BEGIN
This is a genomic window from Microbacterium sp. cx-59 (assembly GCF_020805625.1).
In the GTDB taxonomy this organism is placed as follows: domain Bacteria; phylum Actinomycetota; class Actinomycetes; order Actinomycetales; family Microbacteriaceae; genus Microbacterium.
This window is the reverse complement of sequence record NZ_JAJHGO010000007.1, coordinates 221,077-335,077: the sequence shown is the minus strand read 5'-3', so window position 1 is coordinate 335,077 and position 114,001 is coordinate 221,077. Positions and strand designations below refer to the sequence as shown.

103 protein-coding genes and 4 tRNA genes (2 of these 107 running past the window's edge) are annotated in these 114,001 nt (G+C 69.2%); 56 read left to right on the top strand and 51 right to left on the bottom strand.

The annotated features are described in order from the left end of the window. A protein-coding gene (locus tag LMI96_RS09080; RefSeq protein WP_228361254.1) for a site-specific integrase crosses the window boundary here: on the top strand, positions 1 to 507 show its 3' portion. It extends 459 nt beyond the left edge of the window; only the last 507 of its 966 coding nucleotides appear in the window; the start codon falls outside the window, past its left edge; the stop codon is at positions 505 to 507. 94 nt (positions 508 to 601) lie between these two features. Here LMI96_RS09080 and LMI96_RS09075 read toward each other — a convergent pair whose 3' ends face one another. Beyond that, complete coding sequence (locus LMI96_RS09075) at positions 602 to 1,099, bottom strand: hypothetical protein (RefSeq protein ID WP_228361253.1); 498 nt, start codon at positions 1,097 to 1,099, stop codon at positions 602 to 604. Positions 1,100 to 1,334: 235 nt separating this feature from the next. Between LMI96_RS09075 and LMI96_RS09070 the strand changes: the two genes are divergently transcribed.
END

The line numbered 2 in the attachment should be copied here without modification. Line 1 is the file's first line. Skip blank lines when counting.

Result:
In the GTDB taxonomy this organism is placed as follows: domain Bacteria; phylum Actinomycetota; class Actinomycetes; order Actinomycetales; family Microbacteriaceae; genus Microbacterium.